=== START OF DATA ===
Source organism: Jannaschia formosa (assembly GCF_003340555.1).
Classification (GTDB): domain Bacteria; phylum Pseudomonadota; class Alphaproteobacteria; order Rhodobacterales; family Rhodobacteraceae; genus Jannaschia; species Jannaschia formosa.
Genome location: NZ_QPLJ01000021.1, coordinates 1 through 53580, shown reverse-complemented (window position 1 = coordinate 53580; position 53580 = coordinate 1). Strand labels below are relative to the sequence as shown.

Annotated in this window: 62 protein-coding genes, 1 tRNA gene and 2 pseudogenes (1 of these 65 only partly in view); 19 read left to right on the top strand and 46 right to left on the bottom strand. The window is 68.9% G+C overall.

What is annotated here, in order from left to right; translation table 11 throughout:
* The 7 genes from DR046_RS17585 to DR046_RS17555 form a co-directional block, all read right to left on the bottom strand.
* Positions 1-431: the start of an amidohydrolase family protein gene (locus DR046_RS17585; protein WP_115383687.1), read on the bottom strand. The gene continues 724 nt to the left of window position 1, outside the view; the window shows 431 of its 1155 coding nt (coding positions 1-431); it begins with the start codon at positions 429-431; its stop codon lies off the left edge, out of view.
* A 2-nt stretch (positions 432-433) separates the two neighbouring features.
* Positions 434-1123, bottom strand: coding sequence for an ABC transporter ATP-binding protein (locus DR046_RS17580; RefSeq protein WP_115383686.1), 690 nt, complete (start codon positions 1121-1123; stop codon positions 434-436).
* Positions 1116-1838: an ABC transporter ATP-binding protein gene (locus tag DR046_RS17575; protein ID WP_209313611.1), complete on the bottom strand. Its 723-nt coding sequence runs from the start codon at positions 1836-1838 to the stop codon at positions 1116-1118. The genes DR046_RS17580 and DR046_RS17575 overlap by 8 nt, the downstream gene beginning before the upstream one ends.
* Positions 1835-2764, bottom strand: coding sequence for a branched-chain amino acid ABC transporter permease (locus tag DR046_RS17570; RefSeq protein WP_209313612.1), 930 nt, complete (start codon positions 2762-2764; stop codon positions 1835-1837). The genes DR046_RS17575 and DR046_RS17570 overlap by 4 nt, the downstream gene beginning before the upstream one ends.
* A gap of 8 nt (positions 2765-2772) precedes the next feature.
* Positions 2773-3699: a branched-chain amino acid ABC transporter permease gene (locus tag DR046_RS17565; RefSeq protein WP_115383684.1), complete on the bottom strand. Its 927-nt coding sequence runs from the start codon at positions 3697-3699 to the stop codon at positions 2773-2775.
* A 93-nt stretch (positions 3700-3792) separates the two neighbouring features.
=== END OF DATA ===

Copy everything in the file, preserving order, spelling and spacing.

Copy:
Source organism: Jannaschia formosa (assembly GCF_003340555.1).
Classification (GTDB): domain Bacteria; phylum Pseudomonadota; class Alphaproteobacteria; order Rhodobacterales; family Rhodobacteraceae; genus Jannaschia; species Jannaschia formosa.
Genome location: NZ_QPLJ01000021.1, coordinates 1 through 53580, shown reverse-complemented (window position 1 = coordinate 53580; position 53580 = coordinate 1). Strand labels below are relative to the sequence as shown.

Annotated in this window: 62 protein-coding genes, 1 tRNA gene and 2 pseudogenes (1 of these 65 only partly in view); 19 read left to right on the top strand and 46 right to left on the bottom strand. The window is 68.9% G+C overall.

What is annotated here, in order from left to right; translation table 11 throughout:
* The 7 genes from DR046_RS17585 to DR046_RS17555 form a co-directional block, all read right to left on the bottom strand.
* Positions 1-431: the start of an amidohydrolase family protein gene (locus DR046_RS17585; protein WP_115383687.1), read on the bottom strand. The gene continues 724 nt to the left of window position 1, outside the view; the window shows 431 of its 1155 coding nt (coding positions 1-431); it begins with the start codon at positions 429-431; its stop codon lies off the left edge, out of view.
* A 2-nt stretch (positions 432-433) separates the two neighbouring features.
* Positions 434-1123, bottom strand: coding sequence for an ABC transporter ATP-binding protein (locus DR046_RS17580; RefSeq protein WP_115383686.1), 690 nt, complete (start codon positions 1121-1123; stop codon positions 434-436).
* Positions 1116-1838: an ABC transporter ATP-binding protein gene (locus tag DR046_RS17575; protein ID WP_209313611.1), complete on the bottom strand. Its 723-nt coding sequence runs from the start codon at positions 1836-1838 to the stop codon at positions 1116-1118. The genes DR046_RS17580 and DR046_RS17575 overlap by 8 nt, the downstream gene beginning before the upstream one ends.
* Positions 1835-2764, bottom strand: coding sequence for a branched-chain amino acid ABC transporter permease (locus tag DR046_RS17570; RefSeq protein WP_209313612.1), 930 nt, complete (start codon positions 2762-2764; stop codon positions 1835-1837). The genes DR046_RS17575 and DR046_RS17570 overlap by 4 nt, the downstream gene beginning before the upstream one ends.
* A gap of 8 nt (positions 2765-2772) precedes the next feature.
* Positions 2773-3699: a branched-chain amino acid ABC transporter permease gene (locus tag DR046_RS17565; RefSeq protein WP_115383684.1), complete on the bottom strand. Its 927-nt coding sequence runs from the start codon at positions 3697-3699 to the stop codon at positions 2773-2775.
* A 93-nt stretch (positions 3700-3792) separates the two neighbouring features.